For those users of the open-source Linux graphics drivers, if you're not a habitual Mesa Git follower, go forth and download Mesa 9.1 now that it's been officially released.
For those living in a conservative, stable land, Mesa 9.0.3 is now available with bug-fixes to the various open-source GPU drivers.
Vadim Girlin on Sunday posted a stack space patch for the AMD R600 Gallium3D driver that he reported to improve Unigine's performance by ~30% for this open-source Radeon graphics driver. He has since revised that patch, but testing has revealed it isn't too incredibly exciting at this point.
The Freedreno graphics driver that supports reverse-engineered Qualcomm ARM graphics is nearing a state of mainline support within Linux.
While Mesa 9.1 represents a number of improvements to this open-source graphics stack that were made over the past six months, as far as end-users are concerned, there's still a number of shortcomings.
With Mesa 9.1 expected to be released before month's end, here's a run-down of some of the exciting features to be found from this next Mesa 3D release.
Vadim Girlin has revived his "shader optimization" branch of Mesa that focuses upon improvements to the AMD R600 Gallium3D graphics driver.
IBM is working on porting the Gallium3D open-source LLVMpipe software driver to the PowerPC architecture.
Ian Romanick of Intel has laid out plans for improving the automatic configuration of game quality and performance settings under Linux in an effort to improve the out-of-the-box experience for drivers and graphics cards on the open-source operating system.
One of the ways that Intel has been trying to make their Mesa driver faster is through proper threading support, but for now the support is unfortunately slower while the code is still being actively developed.
The nicer Radeon Gallium3D (R600g) shader disassembler that was previously talked about on Phoronix has finally been merged into mainline Mesa.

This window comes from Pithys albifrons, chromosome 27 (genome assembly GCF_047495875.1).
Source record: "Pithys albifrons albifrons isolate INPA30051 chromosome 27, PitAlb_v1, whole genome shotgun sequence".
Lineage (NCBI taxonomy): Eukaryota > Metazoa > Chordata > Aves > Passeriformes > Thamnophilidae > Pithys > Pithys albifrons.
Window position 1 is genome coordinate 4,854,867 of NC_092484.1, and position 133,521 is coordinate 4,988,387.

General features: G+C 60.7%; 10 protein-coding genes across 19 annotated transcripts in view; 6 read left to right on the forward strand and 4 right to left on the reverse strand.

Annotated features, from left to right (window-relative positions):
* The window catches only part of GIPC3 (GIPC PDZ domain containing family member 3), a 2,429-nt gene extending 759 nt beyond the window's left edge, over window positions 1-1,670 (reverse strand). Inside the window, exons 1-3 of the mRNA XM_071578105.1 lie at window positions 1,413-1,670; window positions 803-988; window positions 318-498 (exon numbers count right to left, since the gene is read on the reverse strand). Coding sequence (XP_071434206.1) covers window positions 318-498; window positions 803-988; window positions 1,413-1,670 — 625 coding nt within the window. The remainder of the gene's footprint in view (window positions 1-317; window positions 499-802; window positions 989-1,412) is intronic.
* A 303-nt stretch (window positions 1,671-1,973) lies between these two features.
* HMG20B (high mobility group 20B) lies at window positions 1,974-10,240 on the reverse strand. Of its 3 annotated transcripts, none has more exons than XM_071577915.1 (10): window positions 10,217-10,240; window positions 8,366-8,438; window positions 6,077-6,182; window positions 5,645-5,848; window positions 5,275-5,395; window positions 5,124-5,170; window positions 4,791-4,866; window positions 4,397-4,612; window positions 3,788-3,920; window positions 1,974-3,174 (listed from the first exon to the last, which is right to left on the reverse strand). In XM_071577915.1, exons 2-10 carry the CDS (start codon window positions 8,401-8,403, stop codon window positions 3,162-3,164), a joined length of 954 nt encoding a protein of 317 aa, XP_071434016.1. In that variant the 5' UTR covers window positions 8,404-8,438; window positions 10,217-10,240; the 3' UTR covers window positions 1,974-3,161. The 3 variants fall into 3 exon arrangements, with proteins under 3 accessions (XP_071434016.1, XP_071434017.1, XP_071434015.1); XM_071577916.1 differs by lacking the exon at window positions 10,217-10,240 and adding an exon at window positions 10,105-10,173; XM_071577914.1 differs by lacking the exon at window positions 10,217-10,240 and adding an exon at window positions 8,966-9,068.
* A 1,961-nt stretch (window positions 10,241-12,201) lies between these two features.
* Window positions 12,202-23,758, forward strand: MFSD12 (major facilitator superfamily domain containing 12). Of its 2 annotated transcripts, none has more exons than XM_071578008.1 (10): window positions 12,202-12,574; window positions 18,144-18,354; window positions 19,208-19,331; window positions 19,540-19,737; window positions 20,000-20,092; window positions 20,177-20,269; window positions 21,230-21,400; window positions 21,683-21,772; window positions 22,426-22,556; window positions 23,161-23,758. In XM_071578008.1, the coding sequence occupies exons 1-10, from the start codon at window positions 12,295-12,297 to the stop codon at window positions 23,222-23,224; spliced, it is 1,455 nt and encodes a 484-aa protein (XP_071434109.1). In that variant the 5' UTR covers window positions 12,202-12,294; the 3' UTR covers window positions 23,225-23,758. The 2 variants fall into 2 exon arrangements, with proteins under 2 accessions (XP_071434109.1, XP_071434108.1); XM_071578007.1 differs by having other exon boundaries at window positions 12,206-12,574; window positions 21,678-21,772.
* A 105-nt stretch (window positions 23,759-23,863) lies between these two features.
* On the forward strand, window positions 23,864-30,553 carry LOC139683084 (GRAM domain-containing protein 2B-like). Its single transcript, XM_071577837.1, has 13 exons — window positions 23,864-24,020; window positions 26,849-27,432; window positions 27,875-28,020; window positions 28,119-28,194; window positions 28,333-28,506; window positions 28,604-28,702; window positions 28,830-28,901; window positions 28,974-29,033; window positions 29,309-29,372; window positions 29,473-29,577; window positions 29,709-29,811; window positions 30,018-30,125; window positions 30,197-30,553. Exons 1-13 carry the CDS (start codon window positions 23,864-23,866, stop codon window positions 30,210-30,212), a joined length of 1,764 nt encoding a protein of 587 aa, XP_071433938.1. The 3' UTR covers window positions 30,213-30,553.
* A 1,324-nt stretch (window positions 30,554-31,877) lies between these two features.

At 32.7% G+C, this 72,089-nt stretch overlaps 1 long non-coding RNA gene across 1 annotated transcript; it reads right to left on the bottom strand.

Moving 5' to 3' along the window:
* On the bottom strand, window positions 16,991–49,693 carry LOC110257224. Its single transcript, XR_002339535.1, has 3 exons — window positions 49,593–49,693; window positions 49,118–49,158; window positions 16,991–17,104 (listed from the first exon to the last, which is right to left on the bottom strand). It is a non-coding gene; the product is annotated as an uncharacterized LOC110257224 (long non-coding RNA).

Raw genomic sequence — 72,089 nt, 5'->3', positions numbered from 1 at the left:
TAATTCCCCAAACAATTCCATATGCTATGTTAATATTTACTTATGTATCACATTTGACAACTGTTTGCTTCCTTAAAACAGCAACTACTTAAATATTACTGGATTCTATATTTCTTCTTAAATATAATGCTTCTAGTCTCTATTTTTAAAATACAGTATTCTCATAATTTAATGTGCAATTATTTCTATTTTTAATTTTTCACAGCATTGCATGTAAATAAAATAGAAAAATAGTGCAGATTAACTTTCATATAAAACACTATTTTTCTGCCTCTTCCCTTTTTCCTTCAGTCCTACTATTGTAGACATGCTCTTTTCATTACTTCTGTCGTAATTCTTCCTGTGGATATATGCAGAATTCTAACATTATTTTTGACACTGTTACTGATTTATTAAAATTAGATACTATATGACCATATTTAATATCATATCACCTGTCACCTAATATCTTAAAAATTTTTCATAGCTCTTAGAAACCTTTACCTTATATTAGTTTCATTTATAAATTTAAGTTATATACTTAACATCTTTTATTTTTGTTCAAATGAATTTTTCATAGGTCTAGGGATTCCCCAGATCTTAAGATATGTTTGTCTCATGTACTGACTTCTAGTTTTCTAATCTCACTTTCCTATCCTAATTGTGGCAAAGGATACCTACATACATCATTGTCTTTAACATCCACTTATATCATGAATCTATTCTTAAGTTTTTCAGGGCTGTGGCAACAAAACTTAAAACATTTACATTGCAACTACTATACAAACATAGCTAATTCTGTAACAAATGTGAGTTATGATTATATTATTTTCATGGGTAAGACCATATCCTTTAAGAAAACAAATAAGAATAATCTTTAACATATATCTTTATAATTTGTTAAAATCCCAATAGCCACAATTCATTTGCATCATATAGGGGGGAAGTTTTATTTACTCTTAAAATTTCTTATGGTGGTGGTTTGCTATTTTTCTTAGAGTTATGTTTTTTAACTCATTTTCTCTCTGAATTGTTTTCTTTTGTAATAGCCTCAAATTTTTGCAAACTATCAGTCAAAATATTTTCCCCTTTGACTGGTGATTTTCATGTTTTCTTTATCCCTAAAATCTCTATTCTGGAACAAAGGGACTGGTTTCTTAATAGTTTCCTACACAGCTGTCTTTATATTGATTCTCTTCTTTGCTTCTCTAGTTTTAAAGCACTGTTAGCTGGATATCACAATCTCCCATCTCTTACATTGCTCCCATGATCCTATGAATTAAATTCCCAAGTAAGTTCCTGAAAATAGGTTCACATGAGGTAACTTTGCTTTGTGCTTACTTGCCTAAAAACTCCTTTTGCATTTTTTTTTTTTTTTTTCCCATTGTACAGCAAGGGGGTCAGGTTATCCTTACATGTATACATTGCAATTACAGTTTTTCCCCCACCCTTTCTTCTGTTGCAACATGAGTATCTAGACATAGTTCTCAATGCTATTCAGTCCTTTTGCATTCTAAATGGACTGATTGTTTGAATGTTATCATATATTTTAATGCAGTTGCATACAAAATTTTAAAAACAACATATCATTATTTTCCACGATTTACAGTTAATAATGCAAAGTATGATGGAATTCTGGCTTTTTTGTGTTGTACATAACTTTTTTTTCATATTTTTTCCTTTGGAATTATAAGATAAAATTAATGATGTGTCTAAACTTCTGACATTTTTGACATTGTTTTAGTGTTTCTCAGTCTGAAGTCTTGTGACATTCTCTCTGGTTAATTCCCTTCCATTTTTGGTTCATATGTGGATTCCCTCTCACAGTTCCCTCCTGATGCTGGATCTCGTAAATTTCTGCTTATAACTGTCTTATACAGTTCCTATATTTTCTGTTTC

While there's been early code available for several months, Mesa support for OpenGL Geometry Shaders still isn't ready for merging into mainline Mesa.
Mesa 9.1 was branched yesterday, ahead of the official release next month, which effectively puts an end to new feature development on this next release. For those that haven't been keeping up with Mesa's Git activity over the past half-year, here's a look at the new OpenGL extensions supported.
Compiler tuning can lead to performance improvements for many computational benchmarks by toying with the CFLAGS/CXXFLAGS, but is there much gain out of optimizing your Mesa build? Here's some benchmark results.
Mesa 9.1 should be released by the end of February as the latest version of this bi-annual open-source OpenGL implementation that continues to slowly but surely pickup new functionality for most major graphics drivers.
With all of the recent improvements going into Mesa/Gallium3D, along with some work advancements to the AMD GPU LLVM back-end, it's slowly becoming a suitable time for enthusiasts wishing to experiment with OpenCL on the open-source Linux graphics stack through Gallium3D and the "Clover" state tracker.
899 Mesa news articles published on Phoronix.